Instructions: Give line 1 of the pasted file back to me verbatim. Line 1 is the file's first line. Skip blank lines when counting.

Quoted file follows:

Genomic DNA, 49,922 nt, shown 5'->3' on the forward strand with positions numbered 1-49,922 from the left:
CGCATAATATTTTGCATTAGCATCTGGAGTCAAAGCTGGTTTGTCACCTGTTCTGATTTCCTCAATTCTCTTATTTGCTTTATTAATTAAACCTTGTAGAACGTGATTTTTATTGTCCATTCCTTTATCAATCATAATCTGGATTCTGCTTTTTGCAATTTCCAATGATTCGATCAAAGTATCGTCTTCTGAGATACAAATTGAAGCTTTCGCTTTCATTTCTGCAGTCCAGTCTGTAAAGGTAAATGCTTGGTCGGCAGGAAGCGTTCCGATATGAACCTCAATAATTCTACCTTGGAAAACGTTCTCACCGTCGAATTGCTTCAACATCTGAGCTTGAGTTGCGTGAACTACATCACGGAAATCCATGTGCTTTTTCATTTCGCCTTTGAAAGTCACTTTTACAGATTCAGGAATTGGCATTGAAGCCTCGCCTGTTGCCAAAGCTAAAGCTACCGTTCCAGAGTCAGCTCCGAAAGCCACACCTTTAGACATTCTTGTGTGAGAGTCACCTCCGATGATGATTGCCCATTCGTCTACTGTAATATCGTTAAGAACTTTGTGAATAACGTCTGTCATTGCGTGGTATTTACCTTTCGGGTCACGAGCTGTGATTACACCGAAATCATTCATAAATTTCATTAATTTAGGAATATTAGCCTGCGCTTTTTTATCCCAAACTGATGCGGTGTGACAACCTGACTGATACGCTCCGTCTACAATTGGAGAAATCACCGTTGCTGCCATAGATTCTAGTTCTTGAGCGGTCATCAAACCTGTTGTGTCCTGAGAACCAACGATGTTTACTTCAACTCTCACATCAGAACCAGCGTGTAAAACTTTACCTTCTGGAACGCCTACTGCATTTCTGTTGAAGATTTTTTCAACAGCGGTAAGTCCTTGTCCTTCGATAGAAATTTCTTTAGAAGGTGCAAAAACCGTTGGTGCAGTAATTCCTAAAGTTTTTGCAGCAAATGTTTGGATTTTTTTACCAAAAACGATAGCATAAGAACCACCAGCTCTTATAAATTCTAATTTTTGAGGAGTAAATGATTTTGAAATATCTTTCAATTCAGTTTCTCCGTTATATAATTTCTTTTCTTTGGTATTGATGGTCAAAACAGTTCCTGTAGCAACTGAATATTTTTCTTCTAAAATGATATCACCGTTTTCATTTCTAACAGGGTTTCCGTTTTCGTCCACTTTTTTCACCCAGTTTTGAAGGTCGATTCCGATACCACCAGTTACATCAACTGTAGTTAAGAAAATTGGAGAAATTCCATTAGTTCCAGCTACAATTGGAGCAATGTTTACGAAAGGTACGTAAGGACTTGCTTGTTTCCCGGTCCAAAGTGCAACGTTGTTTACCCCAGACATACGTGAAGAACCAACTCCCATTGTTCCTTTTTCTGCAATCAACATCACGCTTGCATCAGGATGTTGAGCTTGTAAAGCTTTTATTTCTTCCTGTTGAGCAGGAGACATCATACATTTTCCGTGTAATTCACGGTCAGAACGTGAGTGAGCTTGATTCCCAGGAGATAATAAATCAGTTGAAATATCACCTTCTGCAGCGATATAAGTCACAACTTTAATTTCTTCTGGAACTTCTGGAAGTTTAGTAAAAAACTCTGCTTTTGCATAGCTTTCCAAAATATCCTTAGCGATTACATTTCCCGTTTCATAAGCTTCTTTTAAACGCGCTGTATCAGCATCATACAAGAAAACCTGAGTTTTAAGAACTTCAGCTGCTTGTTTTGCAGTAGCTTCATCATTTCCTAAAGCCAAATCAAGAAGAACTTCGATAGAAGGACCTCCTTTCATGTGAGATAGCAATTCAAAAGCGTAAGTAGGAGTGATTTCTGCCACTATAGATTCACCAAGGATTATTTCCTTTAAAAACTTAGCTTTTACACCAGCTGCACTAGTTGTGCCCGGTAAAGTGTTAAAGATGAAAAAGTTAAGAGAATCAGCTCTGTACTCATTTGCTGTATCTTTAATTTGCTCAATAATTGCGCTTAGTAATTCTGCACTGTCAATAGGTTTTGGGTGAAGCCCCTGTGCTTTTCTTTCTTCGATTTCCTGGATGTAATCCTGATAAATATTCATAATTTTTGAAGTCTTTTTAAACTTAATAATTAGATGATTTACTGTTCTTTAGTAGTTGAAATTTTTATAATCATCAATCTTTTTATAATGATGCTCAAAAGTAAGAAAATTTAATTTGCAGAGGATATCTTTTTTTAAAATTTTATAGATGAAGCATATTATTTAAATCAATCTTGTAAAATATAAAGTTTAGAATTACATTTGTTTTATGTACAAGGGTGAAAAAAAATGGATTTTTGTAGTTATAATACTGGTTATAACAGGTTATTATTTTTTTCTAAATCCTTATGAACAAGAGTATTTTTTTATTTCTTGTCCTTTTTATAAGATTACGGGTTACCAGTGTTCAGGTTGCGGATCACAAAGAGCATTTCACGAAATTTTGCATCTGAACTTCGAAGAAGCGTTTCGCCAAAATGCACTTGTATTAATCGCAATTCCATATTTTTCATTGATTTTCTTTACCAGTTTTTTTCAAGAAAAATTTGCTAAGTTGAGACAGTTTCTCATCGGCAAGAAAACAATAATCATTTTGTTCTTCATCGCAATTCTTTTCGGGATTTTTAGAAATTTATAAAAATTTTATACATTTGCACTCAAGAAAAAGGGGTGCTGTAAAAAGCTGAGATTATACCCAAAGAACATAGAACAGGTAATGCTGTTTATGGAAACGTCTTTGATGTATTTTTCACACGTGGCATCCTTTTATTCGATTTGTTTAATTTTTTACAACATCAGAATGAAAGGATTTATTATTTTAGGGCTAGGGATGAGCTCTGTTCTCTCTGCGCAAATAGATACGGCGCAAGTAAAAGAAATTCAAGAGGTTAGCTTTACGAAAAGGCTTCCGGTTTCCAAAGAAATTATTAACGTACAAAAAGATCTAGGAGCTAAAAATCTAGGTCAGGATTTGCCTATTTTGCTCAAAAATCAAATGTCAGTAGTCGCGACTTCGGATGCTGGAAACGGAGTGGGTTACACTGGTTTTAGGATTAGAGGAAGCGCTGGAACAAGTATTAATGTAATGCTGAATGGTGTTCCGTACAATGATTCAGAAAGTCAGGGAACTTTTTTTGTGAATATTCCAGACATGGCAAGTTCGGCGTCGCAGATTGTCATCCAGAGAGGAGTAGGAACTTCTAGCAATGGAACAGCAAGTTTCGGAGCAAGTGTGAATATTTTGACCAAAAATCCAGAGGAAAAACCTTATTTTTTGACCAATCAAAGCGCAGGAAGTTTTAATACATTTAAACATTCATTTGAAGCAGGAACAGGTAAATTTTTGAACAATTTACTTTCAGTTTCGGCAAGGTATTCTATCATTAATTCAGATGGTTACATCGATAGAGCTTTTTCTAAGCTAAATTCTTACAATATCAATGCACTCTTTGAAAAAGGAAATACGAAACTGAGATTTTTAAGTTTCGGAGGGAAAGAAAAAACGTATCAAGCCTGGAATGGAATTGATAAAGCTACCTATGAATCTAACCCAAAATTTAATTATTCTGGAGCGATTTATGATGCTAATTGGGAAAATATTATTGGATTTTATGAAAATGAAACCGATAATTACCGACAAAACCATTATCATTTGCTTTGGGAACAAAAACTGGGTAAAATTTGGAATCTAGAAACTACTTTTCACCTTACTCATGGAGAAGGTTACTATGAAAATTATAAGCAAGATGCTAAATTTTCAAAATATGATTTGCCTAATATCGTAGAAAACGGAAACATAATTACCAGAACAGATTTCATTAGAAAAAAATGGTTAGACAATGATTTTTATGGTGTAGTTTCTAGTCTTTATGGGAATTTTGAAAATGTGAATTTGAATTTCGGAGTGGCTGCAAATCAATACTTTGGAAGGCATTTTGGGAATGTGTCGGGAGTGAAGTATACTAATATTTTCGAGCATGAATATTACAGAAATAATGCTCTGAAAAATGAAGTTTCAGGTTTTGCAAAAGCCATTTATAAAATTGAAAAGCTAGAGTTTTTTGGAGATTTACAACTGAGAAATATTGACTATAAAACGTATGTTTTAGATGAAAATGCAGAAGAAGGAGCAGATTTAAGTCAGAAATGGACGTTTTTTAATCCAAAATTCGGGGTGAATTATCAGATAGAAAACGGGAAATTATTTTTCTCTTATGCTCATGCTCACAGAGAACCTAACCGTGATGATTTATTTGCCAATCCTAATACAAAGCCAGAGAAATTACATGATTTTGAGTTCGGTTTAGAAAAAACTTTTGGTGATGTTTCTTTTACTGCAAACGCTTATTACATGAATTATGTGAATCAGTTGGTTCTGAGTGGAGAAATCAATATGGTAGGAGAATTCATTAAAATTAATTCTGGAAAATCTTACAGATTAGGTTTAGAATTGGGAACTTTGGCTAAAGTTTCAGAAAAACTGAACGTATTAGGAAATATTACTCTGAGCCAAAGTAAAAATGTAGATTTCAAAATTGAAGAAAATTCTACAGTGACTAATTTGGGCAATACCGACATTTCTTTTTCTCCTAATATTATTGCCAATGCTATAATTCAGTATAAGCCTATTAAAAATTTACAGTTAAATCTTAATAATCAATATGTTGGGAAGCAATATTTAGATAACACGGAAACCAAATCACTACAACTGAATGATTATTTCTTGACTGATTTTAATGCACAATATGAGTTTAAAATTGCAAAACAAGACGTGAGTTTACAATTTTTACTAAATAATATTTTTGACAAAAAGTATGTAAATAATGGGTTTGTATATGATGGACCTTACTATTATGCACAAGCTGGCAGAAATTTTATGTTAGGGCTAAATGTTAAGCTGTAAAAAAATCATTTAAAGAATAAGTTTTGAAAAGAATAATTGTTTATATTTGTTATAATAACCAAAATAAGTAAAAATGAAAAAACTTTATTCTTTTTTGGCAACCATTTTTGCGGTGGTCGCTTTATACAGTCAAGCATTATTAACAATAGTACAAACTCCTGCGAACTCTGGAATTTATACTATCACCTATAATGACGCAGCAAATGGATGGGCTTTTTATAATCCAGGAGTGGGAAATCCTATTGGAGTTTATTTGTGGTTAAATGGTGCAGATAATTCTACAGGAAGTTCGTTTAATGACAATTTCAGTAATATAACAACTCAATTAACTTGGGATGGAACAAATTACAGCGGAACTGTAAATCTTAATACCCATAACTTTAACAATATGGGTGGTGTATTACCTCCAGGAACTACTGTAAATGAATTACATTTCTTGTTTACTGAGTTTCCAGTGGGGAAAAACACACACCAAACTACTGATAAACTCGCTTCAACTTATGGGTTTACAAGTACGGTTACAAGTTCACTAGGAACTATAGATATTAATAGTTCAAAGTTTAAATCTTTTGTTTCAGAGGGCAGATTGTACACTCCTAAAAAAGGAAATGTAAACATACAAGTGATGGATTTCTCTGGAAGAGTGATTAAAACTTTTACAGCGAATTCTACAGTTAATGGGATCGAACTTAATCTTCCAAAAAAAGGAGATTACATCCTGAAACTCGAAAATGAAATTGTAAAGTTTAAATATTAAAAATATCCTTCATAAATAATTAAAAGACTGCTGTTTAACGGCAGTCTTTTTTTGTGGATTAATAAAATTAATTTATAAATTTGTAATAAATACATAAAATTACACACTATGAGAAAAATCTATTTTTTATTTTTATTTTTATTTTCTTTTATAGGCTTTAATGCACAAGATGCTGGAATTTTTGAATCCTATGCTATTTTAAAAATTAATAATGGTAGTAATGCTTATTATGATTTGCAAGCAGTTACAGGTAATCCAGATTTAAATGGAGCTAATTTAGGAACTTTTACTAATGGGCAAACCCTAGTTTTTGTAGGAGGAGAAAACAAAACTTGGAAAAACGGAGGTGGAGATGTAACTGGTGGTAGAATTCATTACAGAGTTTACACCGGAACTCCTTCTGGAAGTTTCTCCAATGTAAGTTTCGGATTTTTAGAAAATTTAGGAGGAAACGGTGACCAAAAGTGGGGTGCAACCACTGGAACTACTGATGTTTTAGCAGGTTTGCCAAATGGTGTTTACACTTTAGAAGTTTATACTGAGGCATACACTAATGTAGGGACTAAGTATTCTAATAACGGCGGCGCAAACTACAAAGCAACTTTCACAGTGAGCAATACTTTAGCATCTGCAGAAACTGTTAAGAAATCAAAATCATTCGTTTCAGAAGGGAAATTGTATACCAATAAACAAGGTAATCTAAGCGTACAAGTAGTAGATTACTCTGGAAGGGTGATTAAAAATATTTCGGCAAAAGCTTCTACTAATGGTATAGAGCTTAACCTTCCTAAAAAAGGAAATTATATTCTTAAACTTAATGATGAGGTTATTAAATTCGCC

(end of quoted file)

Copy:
Genomic DNA, 49,922 nt, shown 5'->3' on the forward strand with positions numbered 1-49,922 from the left: